Flamsteed Astronomy Society

‘From Egypt to Mars’ by Dr Marek Kukula - April 23, 2012

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Report by Chris Gadsden

Marek Kukula is the Public Astronomer at the Royal Observatory Greenwich.  His speciality research subjects were the study of super-massive black holes and the evolution of galaxies.

The first point that Marek made was that the ancient astronomers did not have the problem that we have today of light pollution.  The blaze of stars over the clear air of the Egyptian desert would have been an awe-inspiring sight.

Paintings that have survived from ancient Egypt show that they had a good appreciation of astronomy.   By observing the skies they were able to keep track of time for planting crops at the right season. They were aware that the Sun was higher in the sky in summer than in winter, and that the ‘heliacal rising’ of Sirius (when Sirius rises just before the Sun at dawn) was a good indicator of when Nile flooding was due.

All the stars moved around the sky and this was proof to them that the Earth was stationary. The ancient Egyptians also observed that the path followed by the planets as they moved around the sky from night to night passed through the same set of constellations -- the Zodiac.   One assumption that was made was that the planets moved in perfect circles with the Earth at the centre. Sometimes though, the motion of the planets didn’t “behave” – this was when they observed retrograde motion which they couldn’t explain.

In the Hellenic era, Ptolemy (AD 90 – AD 168) tried to explain this phenomenon by developing the idea of epicycles – small circles upon larger circles, but this entailed many circles.  Prior to Ptolemy, Aristarchus of Samos (310 BC – 230 BC) had proposed a heliocentric theory, saying that if the Sun is at the centre with Earth and the planets moving around the Sun, then epicycles were not required.  But if the Earth was in motion why was there was no constant howling wind and how could birds fly etc?  These observations suggested that the Earth cannot move!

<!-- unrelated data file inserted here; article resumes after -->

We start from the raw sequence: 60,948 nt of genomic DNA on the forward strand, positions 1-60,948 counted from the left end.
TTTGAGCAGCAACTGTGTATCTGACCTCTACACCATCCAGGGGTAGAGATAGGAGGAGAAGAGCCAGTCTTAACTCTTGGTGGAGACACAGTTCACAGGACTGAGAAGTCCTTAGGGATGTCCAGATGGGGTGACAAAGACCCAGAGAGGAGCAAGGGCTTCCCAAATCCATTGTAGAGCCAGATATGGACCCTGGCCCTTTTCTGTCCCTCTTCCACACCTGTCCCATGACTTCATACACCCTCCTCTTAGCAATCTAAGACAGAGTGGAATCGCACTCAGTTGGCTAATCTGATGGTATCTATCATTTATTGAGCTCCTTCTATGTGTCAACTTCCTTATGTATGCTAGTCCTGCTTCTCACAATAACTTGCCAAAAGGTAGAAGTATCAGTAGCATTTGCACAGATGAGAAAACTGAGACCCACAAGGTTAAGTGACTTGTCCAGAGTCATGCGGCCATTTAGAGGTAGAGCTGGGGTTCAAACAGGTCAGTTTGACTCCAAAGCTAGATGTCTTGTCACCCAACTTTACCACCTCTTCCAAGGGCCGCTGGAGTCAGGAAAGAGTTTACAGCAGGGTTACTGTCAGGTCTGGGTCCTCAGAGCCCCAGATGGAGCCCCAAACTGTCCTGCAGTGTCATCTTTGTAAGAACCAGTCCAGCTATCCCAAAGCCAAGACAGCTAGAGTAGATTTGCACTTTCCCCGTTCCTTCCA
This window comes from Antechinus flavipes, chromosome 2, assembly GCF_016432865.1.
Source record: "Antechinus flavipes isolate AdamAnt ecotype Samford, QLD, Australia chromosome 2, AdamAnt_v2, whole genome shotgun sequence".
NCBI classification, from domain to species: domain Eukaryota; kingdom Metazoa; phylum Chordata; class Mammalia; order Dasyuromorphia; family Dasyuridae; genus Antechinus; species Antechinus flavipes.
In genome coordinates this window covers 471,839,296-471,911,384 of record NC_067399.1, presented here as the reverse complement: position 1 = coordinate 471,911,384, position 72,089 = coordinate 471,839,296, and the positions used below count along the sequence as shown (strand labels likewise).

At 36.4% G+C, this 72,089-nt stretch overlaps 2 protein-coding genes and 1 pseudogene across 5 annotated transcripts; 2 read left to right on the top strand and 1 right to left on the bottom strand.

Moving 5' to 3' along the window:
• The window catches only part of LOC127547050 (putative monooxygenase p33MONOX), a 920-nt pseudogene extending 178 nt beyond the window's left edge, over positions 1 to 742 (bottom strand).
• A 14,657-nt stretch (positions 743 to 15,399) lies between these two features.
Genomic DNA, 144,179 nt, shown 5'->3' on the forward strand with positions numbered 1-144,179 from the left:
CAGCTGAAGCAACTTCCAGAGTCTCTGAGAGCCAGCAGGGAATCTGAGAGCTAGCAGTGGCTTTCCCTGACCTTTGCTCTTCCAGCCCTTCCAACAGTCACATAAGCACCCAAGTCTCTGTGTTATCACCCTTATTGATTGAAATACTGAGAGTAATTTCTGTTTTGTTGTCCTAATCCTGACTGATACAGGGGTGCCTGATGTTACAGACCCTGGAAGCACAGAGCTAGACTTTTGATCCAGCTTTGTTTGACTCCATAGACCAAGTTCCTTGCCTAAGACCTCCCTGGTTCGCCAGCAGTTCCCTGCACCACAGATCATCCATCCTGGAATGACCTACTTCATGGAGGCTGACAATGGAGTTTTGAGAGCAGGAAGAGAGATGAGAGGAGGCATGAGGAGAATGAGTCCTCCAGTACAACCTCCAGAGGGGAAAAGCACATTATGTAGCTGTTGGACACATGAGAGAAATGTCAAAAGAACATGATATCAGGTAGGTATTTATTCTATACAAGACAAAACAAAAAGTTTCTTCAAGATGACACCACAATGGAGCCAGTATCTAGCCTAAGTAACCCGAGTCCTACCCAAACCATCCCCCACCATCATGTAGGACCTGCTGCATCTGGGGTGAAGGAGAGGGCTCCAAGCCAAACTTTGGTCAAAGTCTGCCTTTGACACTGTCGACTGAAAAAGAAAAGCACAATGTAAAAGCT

Aristarchus tried to measure the size of the solar system.  He devised a good method in theory but in practice it wasn’t possible for him to measure accurately the tiny angles involved.  Eratosthenes (c 276 BC – 195 BC) however, did measure the circumference of the Earth with amazing accuracy (within 2% of the correct value).

From this point Marek moved on to the Roman world and introduced Hypatia (c AD 350 – 415).  She was the first recorded female mathematician and philosopher.  She became entangled in religious conflict in Roman Egypt and was accused of being a witch.  She was dragged through the streets and brutally murdered by the mob in Alexandria.

Another notable mathematician, physicist and astronomer of this time was Archimedes (c 287 – 212 BC).  He is credited with, among other things, inventing the screw pump that bears his name, defining the principles of buoyancy, and he came very close to inventing the Calculus.


Dr Marek Kukula

[Pic Mike Dryland]

[Pic Mike Dryland]

Dendera Zodiac (schematic)

File:Retrograde Motion.bjb.svg

Apparent retrograde motion